I really put the miles in during the months ahead when preparing for my first Ultra Marathon, but what I realize now that physical preparation, for any distance over a marathon, is only part of it. I completed the race, just, but I didn’t get the best out of the race or myself, it would be a lie to say I enjoyed it….in fact I hated every minute of it from 20 miles onwards!! Mental preparation was my downfall.
Mind vs body
After a few months of convincing myself that I should give it another shot, I decided I would pay greater attention to training my mind as well as my body.
More often than not your head follows your body, being exhausted tends to drag negative thoughts to the forefront of your mind. The chances are you are likely to be on your own for large chunks of an Ultra Marathon, possibly hours… what else are you going to do but think?
Positivity is key
You must make sure your thoughts take the positive fork in the road rather than the negative. On that first Ultra I took the wrong road, minutes seemed like hours, every mile felt like a mini marathon and every hill was a mountain, my thoughts spiraled out of control, everything was blown out of proportion.
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Mental preparation & familiarization
Preparing yourself mentally before you toe the start line undoubtedly leads to a better and more enjoyable race. Knowing the course before you run it will give you a certain amount of comfort, if you can run some of it before race day even better. You can’t predict the weather but at least you’ll know what’s around the corner.
Don’t avoid certain types of conditions during your preparation, not running because it’s raining, too windy or too hot is not going to help. If you’re running for 10 to 20 hours you are likely to experience all the elements, especially if your ultra is in the UK!
The same goes for terrain, don’t just run on roads, most Ultras are off-road and over hills or mountains… so you need to know what that feels like in order to prepare.
Accept that thing can (and will) go wrong
You can’t prepare for everything so expect the unexpected, just roll with whatever comes your way. I had to do this on my second Ultra on the starting line of a 60-mile race over two days.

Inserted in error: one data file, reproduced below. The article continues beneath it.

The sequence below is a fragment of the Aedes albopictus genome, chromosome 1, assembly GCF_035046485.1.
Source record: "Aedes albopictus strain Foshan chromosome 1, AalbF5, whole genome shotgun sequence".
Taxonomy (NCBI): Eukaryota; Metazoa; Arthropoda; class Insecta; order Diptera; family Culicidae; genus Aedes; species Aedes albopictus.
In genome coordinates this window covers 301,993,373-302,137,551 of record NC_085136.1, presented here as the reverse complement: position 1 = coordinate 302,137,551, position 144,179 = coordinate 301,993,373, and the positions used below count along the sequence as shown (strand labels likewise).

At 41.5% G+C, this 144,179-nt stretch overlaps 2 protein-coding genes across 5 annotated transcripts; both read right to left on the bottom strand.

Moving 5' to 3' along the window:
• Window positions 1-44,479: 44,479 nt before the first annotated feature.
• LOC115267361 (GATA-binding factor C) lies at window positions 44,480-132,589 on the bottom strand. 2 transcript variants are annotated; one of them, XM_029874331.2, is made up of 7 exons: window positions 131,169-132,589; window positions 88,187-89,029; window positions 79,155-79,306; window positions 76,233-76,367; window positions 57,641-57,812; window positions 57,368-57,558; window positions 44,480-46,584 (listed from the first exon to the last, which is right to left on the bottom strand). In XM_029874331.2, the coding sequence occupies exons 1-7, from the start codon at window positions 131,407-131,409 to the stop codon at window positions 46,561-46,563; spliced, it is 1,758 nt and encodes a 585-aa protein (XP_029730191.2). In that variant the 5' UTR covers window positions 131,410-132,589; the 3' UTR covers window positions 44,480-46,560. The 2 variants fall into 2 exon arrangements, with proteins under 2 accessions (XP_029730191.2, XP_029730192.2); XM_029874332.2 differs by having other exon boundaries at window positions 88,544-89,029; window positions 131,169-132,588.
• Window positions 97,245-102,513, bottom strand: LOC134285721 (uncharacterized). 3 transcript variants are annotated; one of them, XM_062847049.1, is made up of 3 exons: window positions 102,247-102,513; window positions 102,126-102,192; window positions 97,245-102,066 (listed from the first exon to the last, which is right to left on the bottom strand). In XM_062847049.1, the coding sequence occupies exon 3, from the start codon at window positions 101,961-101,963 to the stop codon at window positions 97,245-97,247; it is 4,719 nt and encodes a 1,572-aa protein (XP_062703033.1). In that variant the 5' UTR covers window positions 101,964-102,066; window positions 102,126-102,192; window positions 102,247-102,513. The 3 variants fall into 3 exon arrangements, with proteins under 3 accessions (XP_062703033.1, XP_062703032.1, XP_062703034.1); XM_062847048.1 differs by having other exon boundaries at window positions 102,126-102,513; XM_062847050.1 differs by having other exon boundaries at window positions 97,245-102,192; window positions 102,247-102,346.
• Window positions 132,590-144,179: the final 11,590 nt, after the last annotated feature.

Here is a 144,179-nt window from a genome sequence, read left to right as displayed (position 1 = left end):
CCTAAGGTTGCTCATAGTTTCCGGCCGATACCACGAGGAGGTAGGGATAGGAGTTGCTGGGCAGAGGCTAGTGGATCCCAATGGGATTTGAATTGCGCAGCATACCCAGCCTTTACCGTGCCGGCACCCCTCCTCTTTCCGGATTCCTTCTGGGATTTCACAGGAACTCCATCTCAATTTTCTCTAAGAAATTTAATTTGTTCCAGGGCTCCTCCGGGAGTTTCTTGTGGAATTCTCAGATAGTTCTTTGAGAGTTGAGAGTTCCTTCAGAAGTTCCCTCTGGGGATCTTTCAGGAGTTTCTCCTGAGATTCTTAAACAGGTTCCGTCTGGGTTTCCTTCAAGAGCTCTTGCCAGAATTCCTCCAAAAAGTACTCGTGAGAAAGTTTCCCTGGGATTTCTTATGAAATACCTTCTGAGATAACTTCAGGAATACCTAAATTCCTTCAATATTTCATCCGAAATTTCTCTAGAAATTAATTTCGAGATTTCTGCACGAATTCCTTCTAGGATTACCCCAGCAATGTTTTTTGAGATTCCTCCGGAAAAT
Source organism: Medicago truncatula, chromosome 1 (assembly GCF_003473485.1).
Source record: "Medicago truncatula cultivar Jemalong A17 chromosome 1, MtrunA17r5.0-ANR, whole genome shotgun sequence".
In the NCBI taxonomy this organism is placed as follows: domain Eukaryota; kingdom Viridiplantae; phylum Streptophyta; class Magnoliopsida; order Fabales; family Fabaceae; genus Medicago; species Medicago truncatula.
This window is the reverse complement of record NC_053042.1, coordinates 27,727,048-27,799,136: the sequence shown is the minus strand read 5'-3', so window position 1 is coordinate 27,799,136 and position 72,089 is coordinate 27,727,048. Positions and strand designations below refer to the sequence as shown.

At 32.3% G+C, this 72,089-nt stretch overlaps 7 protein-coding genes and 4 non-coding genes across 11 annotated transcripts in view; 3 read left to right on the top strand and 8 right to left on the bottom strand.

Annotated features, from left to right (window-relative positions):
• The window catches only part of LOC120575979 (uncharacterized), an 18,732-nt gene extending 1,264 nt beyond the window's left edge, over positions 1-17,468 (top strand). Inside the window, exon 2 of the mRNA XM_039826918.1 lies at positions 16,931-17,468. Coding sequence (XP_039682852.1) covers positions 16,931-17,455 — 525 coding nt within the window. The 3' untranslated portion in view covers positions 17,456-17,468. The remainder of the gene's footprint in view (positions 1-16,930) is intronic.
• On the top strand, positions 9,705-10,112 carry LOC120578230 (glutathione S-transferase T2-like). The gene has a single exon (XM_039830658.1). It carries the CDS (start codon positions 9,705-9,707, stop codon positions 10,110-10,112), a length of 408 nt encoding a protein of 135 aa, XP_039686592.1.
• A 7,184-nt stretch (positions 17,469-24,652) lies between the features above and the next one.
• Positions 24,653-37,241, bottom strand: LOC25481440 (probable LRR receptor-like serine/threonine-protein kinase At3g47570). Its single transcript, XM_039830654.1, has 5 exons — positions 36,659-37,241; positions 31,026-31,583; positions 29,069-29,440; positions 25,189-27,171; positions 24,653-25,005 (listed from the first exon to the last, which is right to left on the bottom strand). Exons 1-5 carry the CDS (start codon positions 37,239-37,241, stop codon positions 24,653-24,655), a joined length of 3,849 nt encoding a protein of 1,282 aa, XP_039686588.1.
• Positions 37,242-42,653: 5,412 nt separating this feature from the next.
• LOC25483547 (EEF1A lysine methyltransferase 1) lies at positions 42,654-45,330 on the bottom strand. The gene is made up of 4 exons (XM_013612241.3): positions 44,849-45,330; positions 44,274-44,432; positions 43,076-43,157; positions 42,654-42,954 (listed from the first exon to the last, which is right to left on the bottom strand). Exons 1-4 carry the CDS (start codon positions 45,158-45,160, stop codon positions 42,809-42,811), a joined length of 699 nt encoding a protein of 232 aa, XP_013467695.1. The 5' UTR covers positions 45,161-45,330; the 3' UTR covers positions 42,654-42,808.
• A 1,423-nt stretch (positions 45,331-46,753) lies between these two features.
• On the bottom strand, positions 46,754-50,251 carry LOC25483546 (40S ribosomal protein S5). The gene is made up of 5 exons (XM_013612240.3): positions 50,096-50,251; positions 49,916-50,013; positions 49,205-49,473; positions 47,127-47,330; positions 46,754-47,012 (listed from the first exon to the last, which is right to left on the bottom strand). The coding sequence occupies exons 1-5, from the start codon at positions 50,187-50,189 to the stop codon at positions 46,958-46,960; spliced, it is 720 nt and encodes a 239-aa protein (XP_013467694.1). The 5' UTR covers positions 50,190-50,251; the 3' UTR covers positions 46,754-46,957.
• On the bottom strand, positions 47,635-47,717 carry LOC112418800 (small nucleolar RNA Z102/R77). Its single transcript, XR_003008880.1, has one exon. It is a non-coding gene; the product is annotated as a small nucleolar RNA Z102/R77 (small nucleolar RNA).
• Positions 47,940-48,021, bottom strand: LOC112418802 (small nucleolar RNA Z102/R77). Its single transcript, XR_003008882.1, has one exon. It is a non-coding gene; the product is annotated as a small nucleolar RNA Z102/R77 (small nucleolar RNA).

Minutes before starting I asked my wife to pin my number on my hydration pack, as we got going I noticed a small jet of water spewing up the back of my head where my water bladder had been punctured by four safety pins. It doesn’t sound like a big deal but mentally that could have sent me on a negative track from mile one, but I remind calm, laughed about it with other runners, shared their water and received a new water pack at the first station.
Remember to enjoy yourself
This sounds silly, but once you’ve accepted that things will go wrong you will find yourself having a much better race. Acceptance will make the end result so much more satisfying. Remember you entered for a reason and enjoy the experience!
Tell yourself you’re lucky the fact you can do it! Other people because of whatever circumstances are unable to enter an Ultra Marathon. So, make sure you take in the amazing scenery that you will undoubtedly come across when covering these incredible distances. Keep a sense of humor and remember that everyone who is running is in the same boat as you… you’re not alone.
Break down the race into sessions and rewards
Stay positive, use mantras that helped you get over certain situations in previous races.
In tough situations the human brain responds well to reward, the simplest of things can spur you on in those darker moments. For example a change of socks at the next Station, an energy gel at mile 20 or the steak and chips you’re going to devour on completion.
Whether you’re running 30 or 100 miles breaking down the race will help. When you leg are burning it’s easy to look at your watch and think I’ve only covered that distance in the last hour. What you should do is think ahead, ‘Only 5 miles until the next drinks station’ this is much more likely to keep you in a positive frame of mind.
When you’re on your feet for several hours it’s good to think about something else other than running. Distract yourself, if you’re with someone chat with them about something other than running. Alternatively, if you prefer to run alone you can always put on some headphones and lose yourself.
Most important of all, remember to relax. If you’re attempting an Ultra you are more than likely used to running half and full marathons where overall time, splits and minutes per mile are so important. Although your overall time is probably important to you when you’re running an Ultra, checking your watch every few miles is not going to help. You’ll need a bit of attitude adjustment, think about completion rather than time.
It’s going to be tough physically and mentally, as Ultra Marathoner Dean Karnazes, a man that ran 350 Miles in 80 hours with no sleep says ‘Sometimes you’ve got to go through hell to get to heaven’
Gyles Abbott is an experienced Ultra Marathon runner who now runs his own personal training consultancy in Lewes called Fitbot.